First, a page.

Abstract and Keywords
This article investigates the aesthetic conclusions that the Canadian artists Janet Cardiff and George Bures Miller draw from the basic phenomenon of listening—such as the “horizon of simultaneity” of sound and vision—in their own creation of their audio- and video-walks. It describes how their work functions as social experiments in the public sphere. The thesis is that their works “vampirize” sounds and actively assimilate them to natural acoustic tracks and traces, thus becoming affective traps for their pursuers. Cardiff and Miller lead the participants astray in their desire to actually “see” what is “only” to be heard. Thus an uncanny criminology of artificially laid traces is to be predicated on the seductiveness of the disembodied human voice as guiding narrative. Cardiff’s and Miller’s intriguing art form improvises a new way across the ravages of time by inventing new vestiges of the past.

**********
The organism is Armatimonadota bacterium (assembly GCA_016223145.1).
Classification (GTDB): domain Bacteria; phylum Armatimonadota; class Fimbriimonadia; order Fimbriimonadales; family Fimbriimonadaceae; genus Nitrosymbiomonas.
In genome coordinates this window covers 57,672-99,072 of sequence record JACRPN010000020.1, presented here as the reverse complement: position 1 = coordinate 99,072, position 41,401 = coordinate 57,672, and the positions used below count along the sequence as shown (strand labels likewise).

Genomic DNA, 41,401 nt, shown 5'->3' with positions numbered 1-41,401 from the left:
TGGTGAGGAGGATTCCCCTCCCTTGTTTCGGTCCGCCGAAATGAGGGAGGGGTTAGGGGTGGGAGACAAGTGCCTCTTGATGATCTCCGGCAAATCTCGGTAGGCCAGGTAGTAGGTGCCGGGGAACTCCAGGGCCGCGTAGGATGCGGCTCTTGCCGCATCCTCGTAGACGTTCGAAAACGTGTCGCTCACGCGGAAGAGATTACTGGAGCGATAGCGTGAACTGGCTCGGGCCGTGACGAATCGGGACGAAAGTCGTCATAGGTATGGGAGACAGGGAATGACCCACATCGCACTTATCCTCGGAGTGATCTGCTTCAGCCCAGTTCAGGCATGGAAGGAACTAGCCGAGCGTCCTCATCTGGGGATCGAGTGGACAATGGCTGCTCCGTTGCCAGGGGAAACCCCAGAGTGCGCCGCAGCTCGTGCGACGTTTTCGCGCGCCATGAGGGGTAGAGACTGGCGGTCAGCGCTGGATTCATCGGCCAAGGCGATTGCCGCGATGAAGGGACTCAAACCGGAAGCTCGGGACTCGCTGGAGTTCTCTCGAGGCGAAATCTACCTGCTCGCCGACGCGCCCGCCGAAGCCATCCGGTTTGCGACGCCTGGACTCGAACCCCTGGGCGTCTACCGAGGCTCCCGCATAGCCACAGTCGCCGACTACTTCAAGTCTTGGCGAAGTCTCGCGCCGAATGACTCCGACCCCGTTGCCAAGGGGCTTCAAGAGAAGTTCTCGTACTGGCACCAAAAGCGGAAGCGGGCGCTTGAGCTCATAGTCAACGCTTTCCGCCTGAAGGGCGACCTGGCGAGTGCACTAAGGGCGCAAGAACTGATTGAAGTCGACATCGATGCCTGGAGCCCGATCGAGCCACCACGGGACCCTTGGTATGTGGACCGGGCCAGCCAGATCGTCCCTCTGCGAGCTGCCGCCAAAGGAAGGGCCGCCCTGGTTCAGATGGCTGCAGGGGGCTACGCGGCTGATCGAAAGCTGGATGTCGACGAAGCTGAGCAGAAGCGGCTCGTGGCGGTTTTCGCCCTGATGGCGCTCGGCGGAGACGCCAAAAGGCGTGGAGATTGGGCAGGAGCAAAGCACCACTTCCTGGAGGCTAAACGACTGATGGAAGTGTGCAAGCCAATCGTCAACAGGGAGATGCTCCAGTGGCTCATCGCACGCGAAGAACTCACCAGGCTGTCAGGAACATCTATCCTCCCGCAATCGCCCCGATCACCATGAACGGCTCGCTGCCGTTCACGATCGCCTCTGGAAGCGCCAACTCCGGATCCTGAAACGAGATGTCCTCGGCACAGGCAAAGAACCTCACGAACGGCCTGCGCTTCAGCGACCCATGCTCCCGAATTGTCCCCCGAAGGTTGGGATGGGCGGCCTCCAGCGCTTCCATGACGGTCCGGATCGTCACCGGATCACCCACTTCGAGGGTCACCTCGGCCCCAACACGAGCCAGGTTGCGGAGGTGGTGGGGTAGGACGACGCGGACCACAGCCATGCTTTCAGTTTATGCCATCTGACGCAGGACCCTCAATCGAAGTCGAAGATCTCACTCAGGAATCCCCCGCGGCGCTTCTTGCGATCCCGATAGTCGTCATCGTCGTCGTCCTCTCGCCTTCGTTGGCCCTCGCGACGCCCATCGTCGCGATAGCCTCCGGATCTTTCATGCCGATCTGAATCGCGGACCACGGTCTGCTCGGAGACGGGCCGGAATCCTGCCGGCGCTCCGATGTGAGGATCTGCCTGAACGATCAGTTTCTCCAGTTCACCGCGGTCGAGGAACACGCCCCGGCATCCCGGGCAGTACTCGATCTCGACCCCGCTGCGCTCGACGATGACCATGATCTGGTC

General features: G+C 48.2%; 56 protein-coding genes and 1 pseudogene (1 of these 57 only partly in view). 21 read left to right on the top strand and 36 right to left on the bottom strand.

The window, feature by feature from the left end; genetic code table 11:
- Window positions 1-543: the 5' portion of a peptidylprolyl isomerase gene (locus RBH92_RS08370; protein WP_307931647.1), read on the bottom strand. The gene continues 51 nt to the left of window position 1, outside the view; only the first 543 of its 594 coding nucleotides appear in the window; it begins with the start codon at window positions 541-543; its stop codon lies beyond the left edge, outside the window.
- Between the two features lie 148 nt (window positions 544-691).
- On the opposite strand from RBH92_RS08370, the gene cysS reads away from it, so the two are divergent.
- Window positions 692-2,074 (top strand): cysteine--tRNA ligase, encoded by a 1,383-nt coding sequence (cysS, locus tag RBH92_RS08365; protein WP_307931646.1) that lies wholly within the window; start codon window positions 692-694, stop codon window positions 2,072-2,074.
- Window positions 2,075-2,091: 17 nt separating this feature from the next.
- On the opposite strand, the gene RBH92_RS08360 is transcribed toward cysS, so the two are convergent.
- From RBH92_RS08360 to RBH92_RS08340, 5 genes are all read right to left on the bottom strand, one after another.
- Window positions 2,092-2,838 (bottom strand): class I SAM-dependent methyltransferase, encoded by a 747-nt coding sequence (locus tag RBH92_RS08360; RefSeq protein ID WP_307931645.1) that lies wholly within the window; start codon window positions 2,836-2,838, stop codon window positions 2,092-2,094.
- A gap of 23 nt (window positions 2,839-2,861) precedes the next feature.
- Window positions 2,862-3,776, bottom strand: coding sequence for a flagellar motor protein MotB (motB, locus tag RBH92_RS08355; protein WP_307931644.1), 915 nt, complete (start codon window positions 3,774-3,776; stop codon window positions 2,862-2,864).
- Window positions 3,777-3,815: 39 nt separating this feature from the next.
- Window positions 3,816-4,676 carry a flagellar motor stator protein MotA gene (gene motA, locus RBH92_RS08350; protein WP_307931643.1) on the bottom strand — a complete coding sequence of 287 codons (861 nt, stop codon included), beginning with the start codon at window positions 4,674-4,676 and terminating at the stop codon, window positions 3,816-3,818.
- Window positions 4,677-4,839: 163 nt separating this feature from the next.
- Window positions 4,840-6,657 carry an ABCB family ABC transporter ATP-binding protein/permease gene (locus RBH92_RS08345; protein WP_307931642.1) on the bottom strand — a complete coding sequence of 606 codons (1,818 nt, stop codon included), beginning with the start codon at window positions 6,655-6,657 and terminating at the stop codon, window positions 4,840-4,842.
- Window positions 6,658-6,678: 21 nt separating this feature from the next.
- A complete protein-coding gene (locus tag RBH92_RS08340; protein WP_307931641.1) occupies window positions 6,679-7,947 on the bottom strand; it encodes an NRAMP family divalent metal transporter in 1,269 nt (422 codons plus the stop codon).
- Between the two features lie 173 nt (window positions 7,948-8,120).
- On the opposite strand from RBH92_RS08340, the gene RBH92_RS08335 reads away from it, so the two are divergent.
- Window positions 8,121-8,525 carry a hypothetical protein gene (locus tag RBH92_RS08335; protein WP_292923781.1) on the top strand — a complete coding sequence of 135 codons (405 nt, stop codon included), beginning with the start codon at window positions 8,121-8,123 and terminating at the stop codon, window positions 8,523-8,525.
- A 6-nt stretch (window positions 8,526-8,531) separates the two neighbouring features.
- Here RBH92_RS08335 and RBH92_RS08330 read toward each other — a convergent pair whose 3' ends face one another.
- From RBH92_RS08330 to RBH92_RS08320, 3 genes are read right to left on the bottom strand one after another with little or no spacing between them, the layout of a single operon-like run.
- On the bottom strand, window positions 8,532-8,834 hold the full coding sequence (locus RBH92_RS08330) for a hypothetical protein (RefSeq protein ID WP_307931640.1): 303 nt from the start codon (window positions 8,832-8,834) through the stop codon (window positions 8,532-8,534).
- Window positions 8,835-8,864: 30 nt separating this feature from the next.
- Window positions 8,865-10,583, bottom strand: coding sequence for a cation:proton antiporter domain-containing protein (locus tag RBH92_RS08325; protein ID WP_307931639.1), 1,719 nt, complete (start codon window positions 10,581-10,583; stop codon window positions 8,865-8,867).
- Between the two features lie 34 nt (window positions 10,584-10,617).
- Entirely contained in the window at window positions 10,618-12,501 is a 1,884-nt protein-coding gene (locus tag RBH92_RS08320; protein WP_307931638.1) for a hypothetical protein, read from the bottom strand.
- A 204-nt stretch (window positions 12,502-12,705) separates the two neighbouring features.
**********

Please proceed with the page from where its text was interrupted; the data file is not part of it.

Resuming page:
Access to the complete content on Oxford Handbooks Online requires a subscription or purchase. Public users are able to search the site and view the abstracts and keywords for each book and chapter without a subscription.
If you have purchased a print title that contains an access token, please see the token for information about how to register your code.